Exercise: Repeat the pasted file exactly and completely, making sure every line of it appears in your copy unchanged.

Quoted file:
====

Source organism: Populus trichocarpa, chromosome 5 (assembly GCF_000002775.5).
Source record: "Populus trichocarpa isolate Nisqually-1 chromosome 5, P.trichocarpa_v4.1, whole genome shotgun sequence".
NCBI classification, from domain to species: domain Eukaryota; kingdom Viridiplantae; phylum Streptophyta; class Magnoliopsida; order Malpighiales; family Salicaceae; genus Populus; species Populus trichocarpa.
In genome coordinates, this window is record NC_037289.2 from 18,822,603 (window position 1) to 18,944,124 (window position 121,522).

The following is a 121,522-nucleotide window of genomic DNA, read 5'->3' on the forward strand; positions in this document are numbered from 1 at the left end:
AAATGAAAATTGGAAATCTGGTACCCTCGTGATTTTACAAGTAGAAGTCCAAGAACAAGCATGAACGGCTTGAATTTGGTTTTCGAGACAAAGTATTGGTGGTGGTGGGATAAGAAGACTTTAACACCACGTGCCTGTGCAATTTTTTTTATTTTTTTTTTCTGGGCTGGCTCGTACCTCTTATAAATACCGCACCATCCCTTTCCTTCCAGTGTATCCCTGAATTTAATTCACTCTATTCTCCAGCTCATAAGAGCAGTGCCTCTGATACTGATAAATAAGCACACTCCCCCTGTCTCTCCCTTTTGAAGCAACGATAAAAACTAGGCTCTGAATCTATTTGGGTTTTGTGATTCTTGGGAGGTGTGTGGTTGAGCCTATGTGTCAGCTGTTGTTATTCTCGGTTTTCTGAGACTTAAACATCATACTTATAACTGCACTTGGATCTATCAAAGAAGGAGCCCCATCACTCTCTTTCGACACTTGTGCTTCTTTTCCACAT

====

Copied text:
Source organism: Populus trichocarpa, chromosome 5 (assembly GCF_000002775.5).
Source record: "Populus trichocarpa isolate Nisqually-1 chromosome 5, P.trichocarpa_v4.1, whole genome shotgun sequence".
NCBI classification, from domain to species: domain Eukaryota; kingdom Viridiplantae; phylum Streptophyta; class Magnoliopsida; order Malpighiales; family Salicaceae; genus Populus; species Populus trichocarpa.
In genome coordinates, this window is record NC_037289.2 from 18,822,603 (window position 1) to 18,944,124 (window position 121,522).

The following is a 121,522-nucleotide window of genomic DNA, read 5'->3' on the forward strand; positions in this document are numbered from 1 at the left end:
AAATGAAAATTGGAAATCTGGTACCCTCGTGATTTTACAAGTAGAAGTCCAAGAACAAGCATGAACGGCTTGAATTTGGTTTTCGAGACAAAGTATTGGTGGTGGTGGGATAAGAAGACTTTAACACCACGTGCCTGTGCAATTTTTTTTATTTTTTTTTTCTGGGCTGGCTCGTACCTCTTATAAATACCGCACCATCCCTTTCCTTCCAGTGTATCCCTGAATTTAATTCACTCTATTCTCCAGCTCATAAGAGCAGTGCCTCTGATACTGATAAATAAGCACACTCCCCCTGTCTCTCCCTTTTGAAGCAACGATAAAAACTAGGCTCTGAATCTATTTGGGTTTTGTGATTCTTGGGAGGTGTGTGGTTGAGCCTATGTGTCAGCTGTTGTTATTCTCGGTTTTCTGAGACTTAAACATCATACTTATAACTGCACTTGGATCTATCAAAGAAGGAGCCCCATCACTCTCTTTCGACACTTGTGCTTCTTTTCCACAT